POSTED: Tuesday, May 7, 2013 - 5:22pm
UPDATED: Wednesday, May 8, 2013 - 10:58am
We all know how taxes work.
If you earn enough, you pay.
If you don’t, you get your taxes refunded.
Unless you are an Oncor customer.
Oncor is part of a big corporate conglomerate.
It’s called Energy Future Holdings, and it owns TXU Energy, Luminant and Oncor.
And it’s in trouble.
One of the biggest buyouts in history back in 2007 is soon to be one of the biggest bankruptcies.
And because they are in the red, they don’t pay any corporate income taxes.
But Oncor still collects them from you.
“Oncor, the electric utility that serves north Texas, is collecting in rates in excess of $230-million for federal income taxes. However, neither OnCor nor its majority owner Energy future Holdings, owe, pay federal income taxes at the moment. So in essence, what’s happening is, Oncor is collecting this money for a federal income tax bill that does not exist,” says Jake Dyer of the Texas Coalition for Affordable Power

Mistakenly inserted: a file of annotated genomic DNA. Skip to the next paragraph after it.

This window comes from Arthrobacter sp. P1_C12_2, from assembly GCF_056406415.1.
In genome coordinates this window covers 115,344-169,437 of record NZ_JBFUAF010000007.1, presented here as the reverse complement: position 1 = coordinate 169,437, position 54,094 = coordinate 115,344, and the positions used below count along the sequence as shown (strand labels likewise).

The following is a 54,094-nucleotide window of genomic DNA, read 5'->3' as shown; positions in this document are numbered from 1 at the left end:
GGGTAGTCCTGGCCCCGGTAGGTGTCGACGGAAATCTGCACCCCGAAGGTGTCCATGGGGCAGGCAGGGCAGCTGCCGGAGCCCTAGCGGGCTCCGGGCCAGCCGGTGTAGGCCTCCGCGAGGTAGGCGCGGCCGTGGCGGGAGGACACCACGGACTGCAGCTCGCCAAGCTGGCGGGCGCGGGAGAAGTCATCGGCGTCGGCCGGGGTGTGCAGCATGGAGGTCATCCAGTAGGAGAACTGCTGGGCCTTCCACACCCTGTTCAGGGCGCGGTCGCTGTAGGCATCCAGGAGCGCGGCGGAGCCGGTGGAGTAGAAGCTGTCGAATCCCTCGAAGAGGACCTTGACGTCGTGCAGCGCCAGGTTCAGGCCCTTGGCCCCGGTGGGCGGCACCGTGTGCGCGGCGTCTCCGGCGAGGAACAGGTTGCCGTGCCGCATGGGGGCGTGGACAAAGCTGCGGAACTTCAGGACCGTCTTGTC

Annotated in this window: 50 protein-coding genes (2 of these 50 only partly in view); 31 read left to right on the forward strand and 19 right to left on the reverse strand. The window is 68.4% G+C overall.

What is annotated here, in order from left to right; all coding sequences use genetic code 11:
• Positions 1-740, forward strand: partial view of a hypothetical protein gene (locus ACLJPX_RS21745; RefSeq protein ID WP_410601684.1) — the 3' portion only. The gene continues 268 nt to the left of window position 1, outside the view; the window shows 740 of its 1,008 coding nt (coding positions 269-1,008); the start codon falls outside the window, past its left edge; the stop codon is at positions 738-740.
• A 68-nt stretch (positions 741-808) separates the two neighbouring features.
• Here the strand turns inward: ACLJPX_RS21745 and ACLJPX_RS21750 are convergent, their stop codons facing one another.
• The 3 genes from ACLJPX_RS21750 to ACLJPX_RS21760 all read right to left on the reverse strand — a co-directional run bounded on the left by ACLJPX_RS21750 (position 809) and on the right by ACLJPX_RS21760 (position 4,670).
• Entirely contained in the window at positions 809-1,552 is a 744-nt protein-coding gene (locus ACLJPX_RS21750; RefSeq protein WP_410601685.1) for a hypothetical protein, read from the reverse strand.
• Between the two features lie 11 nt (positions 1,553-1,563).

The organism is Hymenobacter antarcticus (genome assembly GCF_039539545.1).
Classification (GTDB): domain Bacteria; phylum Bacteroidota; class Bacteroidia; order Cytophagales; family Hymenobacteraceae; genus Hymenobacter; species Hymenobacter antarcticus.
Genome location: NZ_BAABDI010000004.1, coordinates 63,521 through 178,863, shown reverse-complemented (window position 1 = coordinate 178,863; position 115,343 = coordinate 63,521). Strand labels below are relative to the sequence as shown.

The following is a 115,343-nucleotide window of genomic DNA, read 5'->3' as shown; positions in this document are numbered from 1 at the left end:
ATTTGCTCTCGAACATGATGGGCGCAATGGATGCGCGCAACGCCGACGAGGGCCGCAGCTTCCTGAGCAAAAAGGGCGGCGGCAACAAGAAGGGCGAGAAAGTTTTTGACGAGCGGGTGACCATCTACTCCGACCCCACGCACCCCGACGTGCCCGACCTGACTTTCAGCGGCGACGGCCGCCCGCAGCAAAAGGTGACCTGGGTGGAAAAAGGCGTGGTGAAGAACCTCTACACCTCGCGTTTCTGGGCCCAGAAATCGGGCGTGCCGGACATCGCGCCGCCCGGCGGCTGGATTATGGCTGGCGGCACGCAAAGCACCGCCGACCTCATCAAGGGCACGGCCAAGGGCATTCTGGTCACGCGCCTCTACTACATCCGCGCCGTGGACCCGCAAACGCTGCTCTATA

These taxes are collected by the delivery company OnCor just as though it was a private corporation paying its own taxes.
But it doesn’t.
“We’ve paid them over $14-million over the past 5 years for them to pay taxes,” says Chris Schein of OnCor.
“But they don’t owe any taxes because they don’t make a profit,” we responded.
“You’ll have to talk to them about that,” He answered. “I believe your statement is not factually correct.”
Actually we did check with the parent company, and the statement is correct.
“We send out those tax amounts to our owners so that they can pay our share of the taxes,” Schein says.
“But you’re sendingup a miniscule amount compared to what you’re collecting. If your figures are correct, your sending $14-million compared to $800-million you’ve got in the account,” we answered.
“That’s right,” he said, “that will be used to lower customer bills in the future.”
The Public Utility Commission could cut that back, as they did for Centerpoint , which is the Oncor equivalent for Reliant Energy down in Houston.
But they haven’t, and two bills in the Texas House and Senate, filed by Republicans from Houston and College Station, would strip them of even that power.